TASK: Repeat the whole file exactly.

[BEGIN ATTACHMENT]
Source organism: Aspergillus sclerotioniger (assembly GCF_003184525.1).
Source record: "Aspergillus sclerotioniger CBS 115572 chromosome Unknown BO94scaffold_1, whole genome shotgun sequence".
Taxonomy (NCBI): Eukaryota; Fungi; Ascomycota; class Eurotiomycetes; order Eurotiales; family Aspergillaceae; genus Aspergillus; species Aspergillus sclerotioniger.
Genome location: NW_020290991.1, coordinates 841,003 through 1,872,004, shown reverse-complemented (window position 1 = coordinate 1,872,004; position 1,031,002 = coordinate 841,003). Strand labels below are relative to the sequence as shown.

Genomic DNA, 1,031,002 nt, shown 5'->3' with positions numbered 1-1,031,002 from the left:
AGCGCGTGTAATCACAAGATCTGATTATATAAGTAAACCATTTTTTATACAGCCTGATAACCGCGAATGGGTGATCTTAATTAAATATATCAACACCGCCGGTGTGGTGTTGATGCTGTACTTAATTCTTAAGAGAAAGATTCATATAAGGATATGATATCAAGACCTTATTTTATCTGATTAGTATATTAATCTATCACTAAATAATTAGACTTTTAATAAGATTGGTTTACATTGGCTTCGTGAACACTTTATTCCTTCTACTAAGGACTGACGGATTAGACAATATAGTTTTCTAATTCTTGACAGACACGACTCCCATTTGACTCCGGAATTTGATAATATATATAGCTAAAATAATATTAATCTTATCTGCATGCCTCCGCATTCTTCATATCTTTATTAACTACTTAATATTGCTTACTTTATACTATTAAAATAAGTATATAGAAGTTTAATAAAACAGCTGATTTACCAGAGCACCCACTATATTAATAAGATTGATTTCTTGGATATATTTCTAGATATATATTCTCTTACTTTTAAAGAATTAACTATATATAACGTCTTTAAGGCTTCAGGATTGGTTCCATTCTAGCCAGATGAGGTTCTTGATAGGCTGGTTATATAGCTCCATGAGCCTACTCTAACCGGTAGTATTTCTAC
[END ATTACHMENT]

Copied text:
Source organism: Aspergillus sclerotioniger (assembly GCF_003184525.1).
Source record: "Aspergillus sclerotioniger CBS 115572 chromosome Unknown BO94scaffold_1, whole genome shotgun sequence".
Taxonomy (NCBI): Eukaryota; Fungi; Ascomycota; class Eurotiomycetes; order Eurotiales; family Aspergillaceae; genus Aspergillus; species Aspergillus sclerotioniger.
Genome location: NW_020290991.1, coordinates 841,003 through 1,872,004, shown reverse-complemented (window position 1 = coordinate 1,872,004; position 1,031,002 = coordinate 841,003). Strand labels below are relative to the sequence as shown.

Genomic DNA, 1,031,002 nt, shown 5'->3' with positions numbered 1-1,031,002 from the left:
AGCGCGTGTAATCACAAGATCTGATTATATAAGTAAACCATTTTTTATACAGCCTGATAACCGCGAATGGGTGATCTTAATTAAATATATCAACACCGCCGGTGTGGTGTTGATGCTGTACTTAATTCTTAAGAGAAAGATTCATATAAGGATATGATATCAAGACCTTATTTTATCTGATTAGTATATTAATCTATCACTAAATAATTAGACTTTTAATAAGATTGGTTTACATTGGCTTCGTGAACACTTTATTCCTTCTACTAAGGACTGACGGATTAGACAATATAGTTTTCTAATTCTTGACAGACACGACTCCCATTTGACTCCGGAATTTGATAATATATATAGCTAAAATAATATTAATCTTATCTGCATGCCTCCGCATTCTTCATATCTTTATTAACTACTTAATATTGCTTACTTTATACTATTAAAATAAGTATATAGAAGTTTAATAAAACAGCTGATTTACCAGAGCACCCACTATATTAATAAGATTGATTTCTTGGATATATTTCTAGATATATATTCTCTTACTTTTAAAGAATTAACTATATATAACGTCTTTAAGGCTTCAGGATTGGTTCCATTCTAGCCAGATGAGGTTCTTGATAGGCTGGTTATATAGCTCCATGAGCCTACTCTAACCGGTAGTATTTCTAC